A twisted crush led James DiMaggio to take two innocent lives…but did his father’s violent past play a part?
On Sunday 3 August 2013, the home of James DiMaggio, 40, in Boulevard, California, was swept by fire.
Inside, police found two bodies, burnt beyond recognition – later identified as Christina Anderson, 44, and her son Ethan, 8. Her husband, Brett, then 46, was away working in Tennessee.
Their daughter Hannah, 16, and family friend DiMaggio – known to the kids as Uncle Jim – were missing.
Hannah hadn’t been seen since cheerleading practice a day earlier, when Jim had collected her.
Investigators believed Christina and Ethan had been tortured, and Christina bound, gagged and beaten to death. Ethan’s bone analysis suggested he’d been locked in the house to die in the fire.
It was suspected DiMaggio had attacked mother and son, then attempted to cover up the crime with the blaze.
‘Handcuff boxes and restraints found at the residence were indications that Hannah had been taken against her will,’ FBI Deputy Director Britt Johnson said.
An Amber Alert – a child abduction emergency – was issued across five states.
On DiMaggio’s computer, e-mails to Hannah indicated he feared she was growing apart from her ‘Uncle Jim’.
Now, a friend of Hannah’s revealed Hannah confided she felt ‘creeped out’ around him.
He’d recently told Hannah, ‘If I was your age, I’d date you.’
Was Jim’s heinous act fuelled by a twisted crush?
What’s more, could it be a sickening case of history repeating itself…
Jim was born James Lee DiMaggio on 17 January 1973, in Germany, where his father, James Sr served in the Army.
Jim was raised in Texas and California, had a sister. His mum died during his early years.
But his father had a criminal past, with actions frighteningly similar to those of his son.
In 1988, DiMaggio Sr was infatuated with an ex-partner’s teenage daughter – he’d looked after his ex’s two children, including the 16-year-old girl, and took them on road trips.
He’d reportedly told the girl he was ‘in love’ with her.
Now an adult and maintaining her anonymity, the woman spoke out to express her deep concern as Hannah’s abduction unfolded.
DiMaggio Sr had told her he wanted to take her away to a better life. When she refused, he’d burst into her home in El Cajon, California, wearing a ski mask and armed with a sawn-off shotgun and handcuffs.
DiMaggio Sr had held the teenage girl and her boyfriend at gunpoint.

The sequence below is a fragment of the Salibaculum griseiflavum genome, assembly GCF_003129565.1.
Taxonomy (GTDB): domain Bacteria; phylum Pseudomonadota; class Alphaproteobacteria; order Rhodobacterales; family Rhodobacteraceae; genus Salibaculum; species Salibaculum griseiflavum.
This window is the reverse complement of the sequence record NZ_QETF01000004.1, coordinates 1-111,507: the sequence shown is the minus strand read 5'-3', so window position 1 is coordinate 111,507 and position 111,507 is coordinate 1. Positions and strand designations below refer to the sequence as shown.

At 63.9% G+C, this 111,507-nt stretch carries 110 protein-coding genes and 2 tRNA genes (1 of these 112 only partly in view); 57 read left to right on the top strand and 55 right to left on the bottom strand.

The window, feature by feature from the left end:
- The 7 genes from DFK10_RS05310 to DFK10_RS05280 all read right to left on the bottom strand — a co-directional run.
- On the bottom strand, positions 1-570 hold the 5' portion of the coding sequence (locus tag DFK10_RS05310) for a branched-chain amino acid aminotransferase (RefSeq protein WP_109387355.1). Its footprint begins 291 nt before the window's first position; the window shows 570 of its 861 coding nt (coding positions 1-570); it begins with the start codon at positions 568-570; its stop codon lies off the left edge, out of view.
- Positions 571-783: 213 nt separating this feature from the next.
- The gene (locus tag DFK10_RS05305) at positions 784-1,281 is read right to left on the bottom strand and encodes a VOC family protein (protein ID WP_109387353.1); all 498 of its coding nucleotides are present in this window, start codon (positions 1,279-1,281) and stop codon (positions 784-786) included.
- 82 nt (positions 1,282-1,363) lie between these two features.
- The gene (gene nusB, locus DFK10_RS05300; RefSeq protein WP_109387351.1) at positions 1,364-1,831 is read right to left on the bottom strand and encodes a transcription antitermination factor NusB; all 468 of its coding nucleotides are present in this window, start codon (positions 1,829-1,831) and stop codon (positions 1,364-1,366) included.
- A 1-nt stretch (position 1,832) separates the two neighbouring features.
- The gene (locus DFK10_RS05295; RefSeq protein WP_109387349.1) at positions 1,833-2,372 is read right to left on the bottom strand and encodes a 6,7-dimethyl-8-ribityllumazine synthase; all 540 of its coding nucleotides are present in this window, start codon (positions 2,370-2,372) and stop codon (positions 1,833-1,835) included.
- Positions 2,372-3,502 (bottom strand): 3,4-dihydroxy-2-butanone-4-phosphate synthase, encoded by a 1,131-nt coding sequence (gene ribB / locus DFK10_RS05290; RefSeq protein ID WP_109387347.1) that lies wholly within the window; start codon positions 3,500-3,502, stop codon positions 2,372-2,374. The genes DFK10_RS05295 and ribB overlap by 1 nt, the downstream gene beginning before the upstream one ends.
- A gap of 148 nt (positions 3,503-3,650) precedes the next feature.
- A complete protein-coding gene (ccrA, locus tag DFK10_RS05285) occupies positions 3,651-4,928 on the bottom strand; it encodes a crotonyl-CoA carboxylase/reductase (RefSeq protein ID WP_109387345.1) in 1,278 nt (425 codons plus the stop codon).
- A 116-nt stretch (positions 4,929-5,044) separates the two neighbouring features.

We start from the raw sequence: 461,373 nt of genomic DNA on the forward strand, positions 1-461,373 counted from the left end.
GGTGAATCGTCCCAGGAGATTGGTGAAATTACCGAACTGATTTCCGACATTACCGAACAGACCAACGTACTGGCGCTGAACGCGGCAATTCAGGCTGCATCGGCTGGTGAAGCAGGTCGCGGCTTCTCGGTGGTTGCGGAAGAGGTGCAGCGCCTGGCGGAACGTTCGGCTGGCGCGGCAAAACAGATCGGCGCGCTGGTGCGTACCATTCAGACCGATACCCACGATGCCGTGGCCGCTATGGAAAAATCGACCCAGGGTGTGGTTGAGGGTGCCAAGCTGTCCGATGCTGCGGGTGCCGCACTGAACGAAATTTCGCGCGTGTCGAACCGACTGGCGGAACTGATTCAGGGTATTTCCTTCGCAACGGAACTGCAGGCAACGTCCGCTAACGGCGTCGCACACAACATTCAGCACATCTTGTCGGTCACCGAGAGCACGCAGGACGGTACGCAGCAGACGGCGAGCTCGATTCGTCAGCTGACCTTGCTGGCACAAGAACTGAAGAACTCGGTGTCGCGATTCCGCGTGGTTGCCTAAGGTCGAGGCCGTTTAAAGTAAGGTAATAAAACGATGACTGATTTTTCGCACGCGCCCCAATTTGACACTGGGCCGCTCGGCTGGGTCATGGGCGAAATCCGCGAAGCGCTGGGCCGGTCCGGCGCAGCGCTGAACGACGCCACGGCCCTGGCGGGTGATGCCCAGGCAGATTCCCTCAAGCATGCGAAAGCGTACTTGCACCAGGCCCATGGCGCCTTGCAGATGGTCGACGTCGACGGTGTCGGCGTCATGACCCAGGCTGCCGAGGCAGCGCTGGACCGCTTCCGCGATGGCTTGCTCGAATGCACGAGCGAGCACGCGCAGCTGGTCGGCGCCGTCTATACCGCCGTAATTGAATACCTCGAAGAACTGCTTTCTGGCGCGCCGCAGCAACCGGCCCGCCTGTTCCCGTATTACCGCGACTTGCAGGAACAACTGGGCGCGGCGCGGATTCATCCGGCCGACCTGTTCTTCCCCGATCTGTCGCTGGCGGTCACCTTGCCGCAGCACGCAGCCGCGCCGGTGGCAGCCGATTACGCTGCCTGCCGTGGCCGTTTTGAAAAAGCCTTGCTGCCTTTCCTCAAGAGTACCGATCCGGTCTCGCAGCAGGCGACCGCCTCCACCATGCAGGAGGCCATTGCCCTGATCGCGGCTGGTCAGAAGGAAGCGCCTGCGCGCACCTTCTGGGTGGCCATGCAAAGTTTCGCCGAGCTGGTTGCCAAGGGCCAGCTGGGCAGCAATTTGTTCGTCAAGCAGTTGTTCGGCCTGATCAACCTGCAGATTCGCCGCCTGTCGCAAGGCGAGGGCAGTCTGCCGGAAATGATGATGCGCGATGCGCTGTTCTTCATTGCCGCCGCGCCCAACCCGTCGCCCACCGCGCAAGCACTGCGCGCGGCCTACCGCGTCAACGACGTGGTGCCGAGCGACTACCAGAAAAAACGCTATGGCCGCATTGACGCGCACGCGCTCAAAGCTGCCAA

‘I asked him not to kill us and he said, “Don’t worry, you won’t feel a thing,”’ the woman said.
The terrified girl asked to use the bathroom and escaped, the elder DiMaggio fled.
He was later arrested.
The woman also claimed she was a classmate of DiMaggio Jr, then a 16-year-old boy she knew as Jimmy.
He delivered a message from his father one day at school.
‘I was walking to my locker, and Jimmy said, “My dad is out, and he said to let you know he’ll be waiting for you after school,’’’ the woman revealed.
Terrified, she’d quit school that day, changed her name, and later became a nurse.
DiMaggio Sr’s violent past also included beating two acquaintances with a baseball bat at a motel.
DiMaggio Sr’s life culminated in a ‘drug-induced suicide’ a week after he went missing on 3 August 1995…
It’s unclear how hard the loss hit Jim, then 18, but it was thought he and his sister had moved on from the tragedy.
As an adult, Jim DiMaggio spent four years with the Navy before becoming a telecommunications technician in San Diego, California.
He later met and befriended Brett Anderson, whose wife Christina was six months pregnant with their first child – Hannah – at the time.
Chillingly, on the 18th anniversary of his own father’s disappearance – 3 August 2013 – James DiMaggio had invited Christina, Hannah and Ethan to stay over at his house.
He’d falsely told them he was saying goodbye because he was planning to move to Texas.
Then, during the night, he’d launched his vile attack.
He’d bludgeoned Christina to death and shot dead the family dog. Then he’d set the house on fire, killing a trapped Ethan. And abducted Hannah.
On 8 August 2013, the FBI closed in on the pair when horseback riders in the ‘River of No Return’ in Idaho’s wilderness reported seeing a man and a blonde teenage girl who didn’t seem to ‘fit’ the area.
A helicopter search was launched and 150 FBI agents converged at the Frank Church-River of No Return Wilderness.
Two days later, at about 5.15pm, the pair were spotted at a rough campsite in the woods. About 1,000 miles away from the charred remains of DiMaggio’s home in Boulevard, California.
After a tense stand-off, where James DiMaggio fired at officers, they shot back.
Struck five times in the head, arms and upper torso, DiMaggio was killed.
Hannah Anderson was successfully rescued, physically unharmed. She was devastated to learn DiMaggio had murdered her mother and brother.
Speaking afterwards, Hannah described her six-day ordeal, revealing DiMaggio had a gun and ‘threatened to kill me and anyone who tried to help’.
As fate would have it, James Lee DiMaggio was shot dead 18 years to the day after his father’s suicide.
A friend of DiMaggio’s expressed a fear he’d been trying to die ‘under similar circumstances’ to his father.
Another theory is that DiMaggio had a misguided notion that, once Hannah was alone with him, she’d fall in love with him.
Whatever his deluded reasoning, it’s to be hoped history will never again produce a father and son like the DiMaggios.